The basic components of a network of elements whose creation, evolution, destruction and interaction cause the emergence of a particular behaviour or feature that cannot be reduced to the properties of an individual system’s components are called coexisting attractors [32,53,54]. An attractor—a region in state space that a system can enter but not leave—is a mathematical model of causal closure [55]. Closure usually results from the nonlinear, feedback nature of interactions [46,56]. We can generalise an attractor as any state toward which a dynamical system tends to evolve. Within the framework of chaos theory, the overloaded vegetation climax is considered a “strange attractor”: the smallest invariant set of the events of self-organisation that exhibit exponential sensitivity to initial conditions [13,57,58,59,60,61]—“sensitivity in fact to any numerical rounding at any calculational step, not necessarily at the initial time” [62]. According to Anand [63], “this attractor itself is moving on a deterministic path imposed on the process by a highest order environmental constraint, the long term evolution of the Earth’s climate”. More than that, the final state toward which an ecosystem tends to evolve usually depends on the initial conditions involving several coexisting attractors [64,65,66,67,68,69]. As Allesina and Levine [70] put it, “just a handful of limiting factors can generate the coexistence of many species, a feature of intransitive networks”. Climax forest is an excellent example of such an ecosystem in which climate, landscape, vegetation and fauna are closely interconnected: when one of these components is destroyed, whether partially or completely, the other components undergo an equally violent change [71]. Therefore, it follows that forest climax should be associated with habitat dynamics driven by a large continuum of ecologically equivalent time scales: the frequency of occurrence of an event of a given magnitude x is inversely proportional to some power α of its magnitude, ƒ(x) ~ xα [33,72]. ƒ(x) ~ x−1—a critical dependence—is often associated with a feedback dynamic that creates a stable equilibrium at a critical point. It provides a general mechanism for the emergence of scale-free networks with the power–law degree distribution [16,73,74,75,76,77,78]. However, real-world networks do not follow power–law degree distribution over the whole range of a degree. In many real-world networks, scale-free property coexists with a hierarchy of nodes, low node separation and high clustering [79]. The hierarchy always follows a pair of exponential laws and a power law; it appears if a certain pattern is added at each time unit into the network [79,80]. “Networks which display scale-free properties are the most hierarchical” [81]. Hierarchical network structure promotes a dynamical robustness, the origins of which are in the understanding of the impact of node failures on the integrity of a network [82]. This is important for many disciplines, as many real-world networks are organised into many small, highly connected modules that combine in a hierarchical manner into larger units, with their number and degree of clustering following a power law [83,84]. Power–law distributions can be produced by endogenous processes like feedback loops, self-organisation, network effects, etc., so the key problem is to understand why nature gives rise to the wide diversity of degree structures found in real-world networks and why scale-free networks are rare [10,85].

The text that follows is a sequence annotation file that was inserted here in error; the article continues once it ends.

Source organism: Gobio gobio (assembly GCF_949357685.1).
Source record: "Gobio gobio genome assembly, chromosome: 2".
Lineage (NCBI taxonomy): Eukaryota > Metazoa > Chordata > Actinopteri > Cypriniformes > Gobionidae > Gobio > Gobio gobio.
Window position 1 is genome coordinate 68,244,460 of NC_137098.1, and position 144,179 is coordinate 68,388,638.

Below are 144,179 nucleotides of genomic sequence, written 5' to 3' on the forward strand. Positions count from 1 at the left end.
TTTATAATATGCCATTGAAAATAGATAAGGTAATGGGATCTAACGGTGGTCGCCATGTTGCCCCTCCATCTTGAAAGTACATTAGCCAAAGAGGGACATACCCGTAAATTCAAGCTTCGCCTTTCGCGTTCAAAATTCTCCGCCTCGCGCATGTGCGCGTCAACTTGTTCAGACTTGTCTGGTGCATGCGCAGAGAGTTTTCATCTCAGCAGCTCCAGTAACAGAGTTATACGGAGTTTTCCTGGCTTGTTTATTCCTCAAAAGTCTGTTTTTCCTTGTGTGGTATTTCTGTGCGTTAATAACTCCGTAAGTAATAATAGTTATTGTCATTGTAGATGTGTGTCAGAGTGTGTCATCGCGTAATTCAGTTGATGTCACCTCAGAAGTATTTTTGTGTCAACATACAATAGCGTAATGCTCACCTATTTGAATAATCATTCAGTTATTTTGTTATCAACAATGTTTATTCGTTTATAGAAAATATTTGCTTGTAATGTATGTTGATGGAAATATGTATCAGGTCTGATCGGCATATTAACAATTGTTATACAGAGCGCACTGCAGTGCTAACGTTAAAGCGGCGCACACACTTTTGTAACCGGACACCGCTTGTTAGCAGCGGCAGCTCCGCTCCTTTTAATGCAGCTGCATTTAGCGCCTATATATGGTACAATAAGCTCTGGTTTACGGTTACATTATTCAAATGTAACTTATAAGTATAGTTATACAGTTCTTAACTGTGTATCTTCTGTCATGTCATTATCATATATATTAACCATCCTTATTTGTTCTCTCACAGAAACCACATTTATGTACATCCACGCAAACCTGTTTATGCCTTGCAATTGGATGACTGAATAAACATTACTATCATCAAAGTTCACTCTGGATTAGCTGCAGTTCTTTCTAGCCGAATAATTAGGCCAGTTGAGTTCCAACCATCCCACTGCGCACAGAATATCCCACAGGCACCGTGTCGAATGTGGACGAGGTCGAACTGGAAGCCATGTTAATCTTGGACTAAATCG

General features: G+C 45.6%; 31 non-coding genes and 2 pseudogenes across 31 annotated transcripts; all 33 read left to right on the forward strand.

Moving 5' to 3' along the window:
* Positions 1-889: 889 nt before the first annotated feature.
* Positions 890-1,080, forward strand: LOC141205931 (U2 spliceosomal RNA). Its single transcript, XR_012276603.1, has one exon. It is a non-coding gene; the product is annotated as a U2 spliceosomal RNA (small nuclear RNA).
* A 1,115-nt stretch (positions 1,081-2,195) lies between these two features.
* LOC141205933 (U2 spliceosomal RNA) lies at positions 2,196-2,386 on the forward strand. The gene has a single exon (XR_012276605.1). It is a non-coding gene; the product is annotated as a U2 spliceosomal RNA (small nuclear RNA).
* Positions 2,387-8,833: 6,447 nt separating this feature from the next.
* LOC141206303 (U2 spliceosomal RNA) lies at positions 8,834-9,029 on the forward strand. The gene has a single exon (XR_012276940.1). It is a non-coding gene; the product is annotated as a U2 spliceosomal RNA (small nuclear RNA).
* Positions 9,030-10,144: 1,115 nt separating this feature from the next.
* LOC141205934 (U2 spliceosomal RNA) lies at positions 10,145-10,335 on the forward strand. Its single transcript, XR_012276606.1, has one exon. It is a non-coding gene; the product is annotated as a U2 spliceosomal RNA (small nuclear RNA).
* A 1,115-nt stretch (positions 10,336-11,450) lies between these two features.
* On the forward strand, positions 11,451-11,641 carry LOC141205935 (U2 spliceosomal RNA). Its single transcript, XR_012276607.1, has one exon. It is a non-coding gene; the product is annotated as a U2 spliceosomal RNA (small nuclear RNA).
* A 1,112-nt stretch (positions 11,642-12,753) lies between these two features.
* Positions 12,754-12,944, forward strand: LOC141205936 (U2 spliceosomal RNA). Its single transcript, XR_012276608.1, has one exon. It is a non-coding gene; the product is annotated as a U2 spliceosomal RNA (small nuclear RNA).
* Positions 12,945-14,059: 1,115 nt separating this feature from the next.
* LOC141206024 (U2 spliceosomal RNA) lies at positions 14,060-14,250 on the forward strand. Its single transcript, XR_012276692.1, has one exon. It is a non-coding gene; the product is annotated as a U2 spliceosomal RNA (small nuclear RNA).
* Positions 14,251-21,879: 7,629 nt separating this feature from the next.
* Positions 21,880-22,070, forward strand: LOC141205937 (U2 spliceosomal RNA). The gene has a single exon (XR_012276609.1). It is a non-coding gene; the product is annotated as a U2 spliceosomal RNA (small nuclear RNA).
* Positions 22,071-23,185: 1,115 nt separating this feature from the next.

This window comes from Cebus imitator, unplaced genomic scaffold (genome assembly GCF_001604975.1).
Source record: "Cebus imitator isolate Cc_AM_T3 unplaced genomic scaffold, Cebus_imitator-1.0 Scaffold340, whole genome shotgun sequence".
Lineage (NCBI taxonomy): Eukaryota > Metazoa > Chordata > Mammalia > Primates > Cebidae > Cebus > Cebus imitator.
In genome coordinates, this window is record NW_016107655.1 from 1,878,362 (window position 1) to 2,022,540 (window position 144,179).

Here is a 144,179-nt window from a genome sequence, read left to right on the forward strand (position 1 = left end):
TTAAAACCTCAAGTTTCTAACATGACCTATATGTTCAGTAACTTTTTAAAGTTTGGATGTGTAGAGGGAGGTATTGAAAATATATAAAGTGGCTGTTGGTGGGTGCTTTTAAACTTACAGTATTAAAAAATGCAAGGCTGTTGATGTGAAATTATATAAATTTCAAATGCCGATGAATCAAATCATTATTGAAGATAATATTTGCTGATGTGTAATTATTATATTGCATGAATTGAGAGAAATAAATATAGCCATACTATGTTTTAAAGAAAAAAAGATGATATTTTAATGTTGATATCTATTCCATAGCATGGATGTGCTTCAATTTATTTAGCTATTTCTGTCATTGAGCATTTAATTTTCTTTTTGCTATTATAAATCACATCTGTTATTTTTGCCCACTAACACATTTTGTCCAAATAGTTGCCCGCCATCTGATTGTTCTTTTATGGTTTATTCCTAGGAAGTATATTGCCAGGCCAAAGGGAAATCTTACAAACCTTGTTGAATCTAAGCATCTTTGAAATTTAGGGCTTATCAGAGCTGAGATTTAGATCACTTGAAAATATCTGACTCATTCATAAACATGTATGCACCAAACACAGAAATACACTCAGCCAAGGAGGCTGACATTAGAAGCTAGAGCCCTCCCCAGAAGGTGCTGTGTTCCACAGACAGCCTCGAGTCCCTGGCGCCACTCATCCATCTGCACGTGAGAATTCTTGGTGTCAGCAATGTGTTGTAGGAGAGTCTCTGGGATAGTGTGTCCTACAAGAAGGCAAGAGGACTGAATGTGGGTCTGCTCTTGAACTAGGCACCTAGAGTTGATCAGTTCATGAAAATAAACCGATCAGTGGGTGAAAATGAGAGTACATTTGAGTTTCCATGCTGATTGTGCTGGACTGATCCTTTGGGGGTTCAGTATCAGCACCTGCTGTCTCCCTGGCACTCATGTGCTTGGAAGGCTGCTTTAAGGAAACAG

We can think of forests as multiscale multispecies networks, constantly evolving toward a climax or potential natural community—the successional process-pattern of natural regeneration [3,12,74,86,87,88,89,90,91,92]. Known to ecologists as secondary forest succession, natural regeneration is the regrowth and reestablishment of the forests, recovering from natural or human disturbance [4,91,92,93,94]. Natural regeneration, however, is not achieved or accomplished—it is lived and evolved—and this is especially true when there is a focus on ecological self-organisation: organisms connected in communities transform the ecosystem while transforming themselves, and the chemical outputs of organisms, self-produced through feedback loops, are used by other organisms to facilitate their own self-reproduction [95,96]. To put it simply, the biology of self-replication is self-referential, as embodied by nucleic acid replication mechanisms; self-reference is “the hinge upon which levels of serial inclusiveness intercross” [24]—a critical scale of a phenomenon [12,47,97,98,99,100,101]. Furthermore, that is why I look into forest succession in light of the Red Queen hypothesis: life has evolved in order to stay extant, or else go extinct. The Red Queen hypothesis, as formulated by van Valen [102], is similar to that of a system obeying a self-organised criticality, which means that a given Red Queen phenomenon is caused by the system that organises its critical state by itself [103,104].